Police are hoping a renewed focus on particular people connected to murdered Auckland teenager Jane Furlong will flush out crucial information that could help solve the 26-year mystery of her disappearance and death.
Detectives are revisiting a "critical" time in Furlong's life in a new true crime series starting on TVNZ 1 next weekend and hope new witnesses will come forward - or that some who have so far refused to speak to police will finally break their silence.
And they are hoping to identify people and corroborate alibis for individuals Furlong had "conflict" with that could have had a motive for harming her.
Furlong, a part-time sex worker, was just 17 when she went missing from Auckland's Karangahape Rd in May 1993.
Her son was just 6 months old.
Her partner Dani Norsworthy reported her missing two days after she was last seen.
It would be 19 years before Furlong was found - her remains discovered buried in the dunes at Sunset Beach, Port Waikato in May 2012.
The next year, police announced a $50,000 reward for anyone who provided information or evidence that would lead to the conviction of Furlong's killer.
Despite the cash offer and a major police investigation spanning more than 26 years - dubbed Operation Darlia - an arrest is yet to be made.
Detective Inspector Paul Newman said the media had "always been helpful" when it came to the Furlong case, which generated a lot of interest when it was publicised.
He agreed to work with TVNZ's Cold Case show in a bid to reach a "particular" audience.
"We are revisiting and looking at the crucial time period when Jane was last seen," he explained.
"And the type of people that were around her … some of the evidence we gathered around the build-up in the previous months."
At the time of her disappearance, Furlong was involved in three serious court cases.
She was a witness to a vicious assault in K Rd; a witness and a complainant in an incident where a cross-bow had been fired; and she was involved in the trial of an Auckland businessman, Stephen Collie, who was facing charges relating to a string of violent sexual attacks on eight women, most of them prostitutes.
Newman said he wanted to dig deeper into the crowds Furlong was associated with and "what potential motive was there for people to kill her".
"What people were out there that had a beef with her?" he said.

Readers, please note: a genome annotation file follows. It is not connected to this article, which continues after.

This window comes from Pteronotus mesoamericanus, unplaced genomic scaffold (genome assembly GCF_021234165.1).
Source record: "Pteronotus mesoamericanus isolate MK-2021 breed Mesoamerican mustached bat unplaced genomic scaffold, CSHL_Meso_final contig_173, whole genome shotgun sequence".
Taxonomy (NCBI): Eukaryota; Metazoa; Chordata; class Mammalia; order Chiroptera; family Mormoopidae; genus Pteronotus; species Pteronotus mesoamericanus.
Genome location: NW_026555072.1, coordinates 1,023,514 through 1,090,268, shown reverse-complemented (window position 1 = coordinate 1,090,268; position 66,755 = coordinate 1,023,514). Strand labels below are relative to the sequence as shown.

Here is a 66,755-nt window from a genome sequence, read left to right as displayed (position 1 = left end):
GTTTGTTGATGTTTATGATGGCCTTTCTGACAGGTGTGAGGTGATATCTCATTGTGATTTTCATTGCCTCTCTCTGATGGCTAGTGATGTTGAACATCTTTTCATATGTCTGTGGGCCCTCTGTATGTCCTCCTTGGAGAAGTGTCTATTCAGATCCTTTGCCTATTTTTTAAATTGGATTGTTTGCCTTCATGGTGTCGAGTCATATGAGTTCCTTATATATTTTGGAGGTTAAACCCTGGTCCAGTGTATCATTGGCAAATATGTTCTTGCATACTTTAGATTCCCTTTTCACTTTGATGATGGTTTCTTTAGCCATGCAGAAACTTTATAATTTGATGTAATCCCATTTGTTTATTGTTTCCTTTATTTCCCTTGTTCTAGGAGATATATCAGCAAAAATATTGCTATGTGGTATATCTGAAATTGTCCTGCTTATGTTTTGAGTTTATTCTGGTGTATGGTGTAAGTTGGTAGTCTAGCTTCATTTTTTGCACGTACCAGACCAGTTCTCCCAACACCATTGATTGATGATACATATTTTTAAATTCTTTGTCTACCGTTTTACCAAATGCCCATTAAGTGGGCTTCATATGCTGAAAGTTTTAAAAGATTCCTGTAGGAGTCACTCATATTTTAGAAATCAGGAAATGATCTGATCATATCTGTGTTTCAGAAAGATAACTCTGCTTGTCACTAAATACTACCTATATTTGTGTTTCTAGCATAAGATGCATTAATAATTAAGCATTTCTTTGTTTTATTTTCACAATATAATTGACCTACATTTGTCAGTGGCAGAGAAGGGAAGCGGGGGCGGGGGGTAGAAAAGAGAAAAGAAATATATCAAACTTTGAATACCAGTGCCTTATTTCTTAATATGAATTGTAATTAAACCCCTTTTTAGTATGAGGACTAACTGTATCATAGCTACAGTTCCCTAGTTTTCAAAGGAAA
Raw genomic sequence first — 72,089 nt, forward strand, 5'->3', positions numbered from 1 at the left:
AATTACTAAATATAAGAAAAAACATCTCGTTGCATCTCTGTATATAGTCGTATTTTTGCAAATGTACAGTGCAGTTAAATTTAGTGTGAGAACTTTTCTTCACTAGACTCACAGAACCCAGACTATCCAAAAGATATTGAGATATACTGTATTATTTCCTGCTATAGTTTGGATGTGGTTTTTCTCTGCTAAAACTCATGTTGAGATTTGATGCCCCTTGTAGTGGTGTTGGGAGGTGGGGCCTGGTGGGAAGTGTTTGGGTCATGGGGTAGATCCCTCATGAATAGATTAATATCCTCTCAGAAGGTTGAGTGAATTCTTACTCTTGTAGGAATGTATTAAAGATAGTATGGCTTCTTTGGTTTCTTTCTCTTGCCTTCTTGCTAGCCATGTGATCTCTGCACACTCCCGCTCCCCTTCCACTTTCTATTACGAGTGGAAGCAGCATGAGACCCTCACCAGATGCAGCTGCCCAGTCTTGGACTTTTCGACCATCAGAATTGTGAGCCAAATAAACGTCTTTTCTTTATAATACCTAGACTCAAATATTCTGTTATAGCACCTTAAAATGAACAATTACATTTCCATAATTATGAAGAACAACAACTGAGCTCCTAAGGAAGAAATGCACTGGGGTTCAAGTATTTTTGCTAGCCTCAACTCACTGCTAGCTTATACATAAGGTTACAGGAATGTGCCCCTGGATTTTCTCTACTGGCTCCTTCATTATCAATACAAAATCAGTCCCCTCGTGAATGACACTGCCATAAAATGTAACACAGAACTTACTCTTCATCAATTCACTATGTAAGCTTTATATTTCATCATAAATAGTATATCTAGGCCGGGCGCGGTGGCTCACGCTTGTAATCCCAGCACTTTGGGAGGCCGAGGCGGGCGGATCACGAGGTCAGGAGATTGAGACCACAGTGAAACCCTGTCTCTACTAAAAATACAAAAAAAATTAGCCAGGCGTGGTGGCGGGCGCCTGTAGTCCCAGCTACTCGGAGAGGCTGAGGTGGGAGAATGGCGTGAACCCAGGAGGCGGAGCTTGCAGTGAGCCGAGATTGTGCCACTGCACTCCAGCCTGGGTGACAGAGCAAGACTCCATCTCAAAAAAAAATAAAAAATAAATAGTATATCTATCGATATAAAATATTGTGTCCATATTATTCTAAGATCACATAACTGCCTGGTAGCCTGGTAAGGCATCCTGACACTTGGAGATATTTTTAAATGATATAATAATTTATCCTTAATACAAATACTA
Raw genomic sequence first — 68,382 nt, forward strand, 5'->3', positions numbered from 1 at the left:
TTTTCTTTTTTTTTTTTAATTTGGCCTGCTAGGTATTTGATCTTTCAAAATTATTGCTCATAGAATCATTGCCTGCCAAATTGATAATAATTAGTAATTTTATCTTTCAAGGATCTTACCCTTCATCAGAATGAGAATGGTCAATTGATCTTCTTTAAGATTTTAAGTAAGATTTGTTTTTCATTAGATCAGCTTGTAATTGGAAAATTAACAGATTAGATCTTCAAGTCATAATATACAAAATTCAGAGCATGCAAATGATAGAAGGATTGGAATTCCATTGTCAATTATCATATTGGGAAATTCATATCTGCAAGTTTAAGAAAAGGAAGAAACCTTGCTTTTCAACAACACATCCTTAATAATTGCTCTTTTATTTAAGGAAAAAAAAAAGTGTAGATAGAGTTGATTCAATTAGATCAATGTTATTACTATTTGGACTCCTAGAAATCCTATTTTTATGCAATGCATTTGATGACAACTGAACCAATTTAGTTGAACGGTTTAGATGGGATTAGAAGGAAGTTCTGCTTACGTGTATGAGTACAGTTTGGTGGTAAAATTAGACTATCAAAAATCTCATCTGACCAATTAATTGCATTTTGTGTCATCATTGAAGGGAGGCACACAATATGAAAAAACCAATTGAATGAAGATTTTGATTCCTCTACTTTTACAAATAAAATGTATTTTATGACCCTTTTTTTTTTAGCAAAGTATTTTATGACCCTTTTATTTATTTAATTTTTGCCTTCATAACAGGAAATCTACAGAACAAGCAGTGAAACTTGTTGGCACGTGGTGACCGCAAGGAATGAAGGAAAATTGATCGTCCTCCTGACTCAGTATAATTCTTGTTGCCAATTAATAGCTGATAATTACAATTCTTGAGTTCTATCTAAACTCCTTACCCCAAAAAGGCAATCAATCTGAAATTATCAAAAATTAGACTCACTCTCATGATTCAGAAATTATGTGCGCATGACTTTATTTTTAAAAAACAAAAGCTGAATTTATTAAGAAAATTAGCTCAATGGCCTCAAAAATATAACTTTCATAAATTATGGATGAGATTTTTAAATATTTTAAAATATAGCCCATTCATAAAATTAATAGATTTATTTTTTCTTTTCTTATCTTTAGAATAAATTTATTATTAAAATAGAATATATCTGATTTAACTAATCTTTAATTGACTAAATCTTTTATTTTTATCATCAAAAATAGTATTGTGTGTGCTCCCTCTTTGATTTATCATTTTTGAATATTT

"That's the theme of the show, that's what we'll canvas."
Newman said he did not believe the Collie case was connected to Furlong's death.
"We have investigated that and we don't believe there is a direct link," he said.
"On the show we look at issues around conflict she had with other people, other groups in the lead-up - we're focused on that.
"There are a couple of people that show up in several of those incidents and that's the angle we're taking.
"We're trying to work on that and see what drops out."
Newman hoped some of the people involved would either see the show or hear about it, and come forward.
"There is a timeline we still have to account for and we have questions around some people's movements and people who could corroborate or refute alibis," he said.
Those people were "a mix" of individuals yet to make themselves known to the Operation Darlia team and others who had so far refused to engage.
"There are particular individuals, but at this stage I'm not going to name or comment on them," Newman stated.
Furlong's mother Judith participated in filming for the show.
Norsworthy did not.
Judith Furlong said she was pleased the investigation was getting publicity, but held little hope for answers.
"I think it's been too long, if these things are going to be solved they are usually solved much earlier," she said.
"There are definitely people who know what happened to Jane, and the killer knows … they are pathetic really, they are obviously too weak to say anything."
For many years suspicion fell on Norsworthy, who in recent years has refused to speak to police about his partner's murder.
Judith Furlong no longer believes he has any knowledge of what happened to the 17-year-old.
But someone does.
"I don't have much hope, I don't think this will be solved in my lifetime," she said.
"Just getting her back was the important thing.
"That was amazing, after 19 years. I never thought that would happen and whoever put her there probably didn't either.
"That was excellent for me … now whatever happens, I don't know … it will be interesting to see."
Cold Case - in its second season - will air on Sunday, June 9 across four weeks.
It will also feature three other unsolved murders:
• Katrina Ann Jefferies, 22, was last seen at 8pm on July 10, 2005, when she left the suburban home she shared with her mother and 20-month old son. Her body was found two days later, dumped in Waikowhai Park in Hillsborough.
• David Robinson's body was found on a beach near Ross, 49km south of Hokitika, in December 1998. Robinson was shot between the eyes with a .22 calibre gun and died two or three weeks before his body was found. Police said he was a petty thief who stole food and money to survive, but although he might have aggravated someone, there appeared to be no firm motives for the murder.
• In 1984 Ernie Abbott was killed when a bomb, hidden in a suitcase, exploded at the Wellington Trades Hall. The case was left in the foyer of the building and Abbott, a 63-year-old caretaker, died instantly when it detonated. He was one of three people in the building at the time.
CAN YOU HELP POLICE?
If you have information on the death of Jane Furlong - or any other cold case - please contact police and tell them what you know.
Alternatively, to give anonymous information phone Crimestoppers on 0800 555 11.
Earlier this year the Herald published Unsolved - a series on Kiwi cold cases.
Day one: 1900-1940
Day two: 1940-1980
Day three: 1980-2000
Day four: 2000-2018